Hard work paying off

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Bonnie Rock farmers Beth and Kim Graham with their three sons Drew, nine months, Brody, 2, and Kaiden, 4.
Camera IconBonnie Rock farmers Beth and Kim Graham with their three sons Drew, nine months, Brody, 2, and Kaiden, 4. Credit: Cally Dupe

Bonnie Rock farmers Kim and Beth Graham are powering through harvest, besides a stop-start few days of rain, with plans to finish well before Christmas.

With three sons under four — Drew, nine months, Brody, two, and Kaiden, four — and Mr Graham in the header cab all day, most days, it has been a busy few weeks.

They are in their seventh year of cropping together after starting nearly from scratch, and planting the first crop in 2013. It is not their own crop they are harvesting, it is their next door neighbour’s.

When it hadn’t rained by mid-May, the Grahams pulled the pin on their 2019 cropping program.

Sitting a year out has not been a major financial issue, they said, because Mr Graham works full time as the operations manager on a neighbour’s farm.

He is the sole header driver across the neighbour’s 7000ha cropping program, where they’re harvesting wheat and barley.

“Most farmers around the Bonnie Rock area will tell you yields are below average this year,” he said. “But there have been some odd and good surprises on the kinder country, or where there have been summer storm strips.”

“Some guys only sowed those summer strips on the back of storms around March 20.”

Bonnie Rock farmers Beth and Kim Graham with their three sons Drew, nine months, Brody, two, and Kaiden, four.
Camera IconBonnie Rock farmers Beth and Kim Graham with their three sons Drew, nine months, Brody, two, and Kaiden, four. Credit: Cally Dupe

Mr Graham said the rainfall at their home farm was on par with 1969 — his grandfather’s worst drought.

“I think we are on a dry strip here ... I wouldn’t attribute that to everyone in the area,” he said.

“Often we aren’t complaining. In 2016, we got heavily frosted but still had yields of 2.1t/ha.”

After 8mm of summer rain, and 8mm in the eight months before, they deemed it too risky to put in a crop this year.

But coming off the back of their best financial year last year, and Mr Graham having a job off farm, gave them a bit of a confidence to “sit this year out”.

“In saying that, I did twitch a few times when we had 100mm after June 10,” Mr Graham laughed.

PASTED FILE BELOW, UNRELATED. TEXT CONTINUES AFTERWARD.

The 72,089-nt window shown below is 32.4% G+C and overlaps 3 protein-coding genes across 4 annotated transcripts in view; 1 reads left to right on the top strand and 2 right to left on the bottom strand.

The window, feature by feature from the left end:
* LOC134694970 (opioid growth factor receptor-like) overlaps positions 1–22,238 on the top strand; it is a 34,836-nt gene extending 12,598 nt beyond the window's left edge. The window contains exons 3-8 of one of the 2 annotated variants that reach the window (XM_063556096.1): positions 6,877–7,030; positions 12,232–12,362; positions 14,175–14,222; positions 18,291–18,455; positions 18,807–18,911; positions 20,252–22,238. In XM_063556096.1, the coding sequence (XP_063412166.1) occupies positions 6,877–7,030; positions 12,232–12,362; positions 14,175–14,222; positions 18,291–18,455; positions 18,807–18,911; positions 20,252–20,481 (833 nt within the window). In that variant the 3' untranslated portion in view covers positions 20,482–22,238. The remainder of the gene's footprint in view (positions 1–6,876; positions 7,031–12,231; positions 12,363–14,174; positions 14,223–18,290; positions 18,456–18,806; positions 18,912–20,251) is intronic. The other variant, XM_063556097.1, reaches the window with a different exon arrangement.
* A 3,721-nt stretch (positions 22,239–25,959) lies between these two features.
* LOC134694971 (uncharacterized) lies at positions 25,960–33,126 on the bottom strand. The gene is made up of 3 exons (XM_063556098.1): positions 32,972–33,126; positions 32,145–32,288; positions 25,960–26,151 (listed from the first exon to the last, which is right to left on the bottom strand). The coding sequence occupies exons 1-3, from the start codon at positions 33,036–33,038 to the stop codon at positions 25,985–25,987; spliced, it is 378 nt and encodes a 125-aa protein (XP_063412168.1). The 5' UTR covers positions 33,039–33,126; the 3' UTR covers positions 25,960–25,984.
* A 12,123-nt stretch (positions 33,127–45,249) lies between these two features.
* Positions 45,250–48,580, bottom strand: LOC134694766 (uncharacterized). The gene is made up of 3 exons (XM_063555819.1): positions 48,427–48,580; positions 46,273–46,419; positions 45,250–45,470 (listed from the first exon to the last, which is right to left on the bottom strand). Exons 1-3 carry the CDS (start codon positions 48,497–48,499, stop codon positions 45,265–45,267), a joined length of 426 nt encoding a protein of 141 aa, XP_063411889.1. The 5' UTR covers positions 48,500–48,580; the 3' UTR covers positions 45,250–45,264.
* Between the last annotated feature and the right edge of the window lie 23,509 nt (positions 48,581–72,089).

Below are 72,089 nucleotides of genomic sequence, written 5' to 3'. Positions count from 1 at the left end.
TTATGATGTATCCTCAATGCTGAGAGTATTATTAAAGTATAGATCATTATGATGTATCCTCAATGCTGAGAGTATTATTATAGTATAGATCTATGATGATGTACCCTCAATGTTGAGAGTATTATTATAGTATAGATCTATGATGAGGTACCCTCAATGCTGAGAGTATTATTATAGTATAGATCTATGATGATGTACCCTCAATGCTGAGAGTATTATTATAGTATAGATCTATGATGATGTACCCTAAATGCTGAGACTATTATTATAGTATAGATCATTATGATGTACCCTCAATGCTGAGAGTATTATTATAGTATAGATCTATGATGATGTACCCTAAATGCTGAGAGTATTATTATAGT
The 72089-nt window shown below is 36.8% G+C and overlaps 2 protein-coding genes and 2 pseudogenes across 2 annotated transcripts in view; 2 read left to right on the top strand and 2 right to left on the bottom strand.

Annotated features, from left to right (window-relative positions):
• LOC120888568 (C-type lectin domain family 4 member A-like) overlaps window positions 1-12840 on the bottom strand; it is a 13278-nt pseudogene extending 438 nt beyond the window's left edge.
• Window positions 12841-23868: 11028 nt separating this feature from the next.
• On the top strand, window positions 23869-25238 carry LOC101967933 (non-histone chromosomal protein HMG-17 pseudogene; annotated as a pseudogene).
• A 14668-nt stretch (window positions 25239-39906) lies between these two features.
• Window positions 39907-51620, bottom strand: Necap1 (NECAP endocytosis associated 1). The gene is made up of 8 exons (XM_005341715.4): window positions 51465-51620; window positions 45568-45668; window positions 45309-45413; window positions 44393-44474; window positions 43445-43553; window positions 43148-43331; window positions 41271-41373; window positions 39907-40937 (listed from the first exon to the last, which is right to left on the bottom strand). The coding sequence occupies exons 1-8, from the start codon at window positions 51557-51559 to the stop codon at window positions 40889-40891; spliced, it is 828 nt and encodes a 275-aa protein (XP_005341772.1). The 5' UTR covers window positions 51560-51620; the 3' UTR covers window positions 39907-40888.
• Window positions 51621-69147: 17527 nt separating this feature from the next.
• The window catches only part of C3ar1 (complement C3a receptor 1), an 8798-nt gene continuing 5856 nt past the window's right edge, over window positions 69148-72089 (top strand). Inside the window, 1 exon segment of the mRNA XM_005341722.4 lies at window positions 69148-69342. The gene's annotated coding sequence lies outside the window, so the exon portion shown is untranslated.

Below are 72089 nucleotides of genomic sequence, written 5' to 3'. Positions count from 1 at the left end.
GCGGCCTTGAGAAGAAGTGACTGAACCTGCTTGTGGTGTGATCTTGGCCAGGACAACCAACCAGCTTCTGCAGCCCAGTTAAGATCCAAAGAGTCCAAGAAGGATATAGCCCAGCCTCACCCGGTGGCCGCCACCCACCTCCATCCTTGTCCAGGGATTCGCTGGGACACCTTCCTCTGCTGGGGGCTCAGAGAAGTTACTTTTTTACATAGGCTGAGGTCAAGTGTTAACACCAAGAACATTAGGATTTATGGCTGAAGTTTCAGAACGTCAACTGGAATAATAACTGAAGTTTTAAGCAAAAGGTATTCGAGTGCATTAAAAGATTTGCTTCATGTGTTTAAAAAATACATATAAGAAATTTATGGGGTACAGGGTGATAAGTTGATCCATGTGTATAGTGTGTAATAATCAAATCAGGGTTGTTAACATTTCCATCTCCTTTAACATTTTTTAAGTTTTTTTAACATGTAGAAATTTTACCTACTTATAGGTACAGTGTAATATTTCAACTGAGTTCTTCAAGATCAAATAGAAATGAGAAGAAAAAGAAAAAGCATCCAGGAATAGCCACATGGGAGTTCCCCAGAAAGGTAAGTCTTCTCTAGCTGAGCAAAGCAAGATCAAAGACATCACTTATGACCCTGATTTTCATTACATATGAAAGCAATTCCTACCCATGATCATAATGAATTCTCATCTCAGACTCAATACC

In a normal year, the couple crop about 710ha, with an additional 220ha on another block still to be set up with spray water and other logistics for cropping.

“We chase yield with barley, we go for a high-yielding feed variety ... we sow it early and try to beat the dry September,” he said. “

We have found our September rainfall below average in recent years, so we like to get the barley closer to grain fill by the end of August.”

The pair met by chance through WA’s grain industry more than 10 years ago.

Mrs Graham, a farmers’ daughter from Wyalkatchem, was working at the Nembudding bin during the 2008 harvest, when Mr Graham rolled through.

At that time, Mr Graham was carting grain for a neighbour.

He was working as a truck driver to help pay for the first 400ha of farmland — originally his uncle’s — he bought and leased out in 2001.

With a common love of agriculture and a focus on teamwork, the couple put their heads together to work out how they could one a run a farm of their own.

In 2011, they started buying land to crop, buying small parcels from neighbours that had previously bought Mr Graham’s grandfather’s farm at Bonnie Rock.

After borrowing against the 400ha home block, which was then paid off, they have since used each block to finance the next.

A Wheatbelt love story, the Grahams married and planted their first crop in 2013.

Now, they own about 930ha of land and are seen as trailblazers for other youngsters aspiring to own their own farm.

Self-described as “risk-averse” farmers, they have worked hard to farm wheat and barley, fetching 2.1 tonnes per hectare in 2016.

They live in the house on the 400ha property — the first piece of farmland Mr Graham bought — and farmland originally farmed by his grandfather and father.

“We always wanted to go farming but we were never fans of debt,” he said.

“We was always going to go down the cash avenue of doing it.

We realised unless we borrowed some money and got some ground we wanted to farm ourselves, it was never going to work,” he said.

The couple have three sons — nine-month-old Drew, two-year-old Brody, and four-year-old Kaiden.

“We always wanted to have our kids in the country... I just love being at the farm on our own, but also having such a good community around Mukinbudin,” Mr Graham said.

“We are definitely keen on bringing our kids up here... it has always been a dream.

“I just hope it rains next year.”

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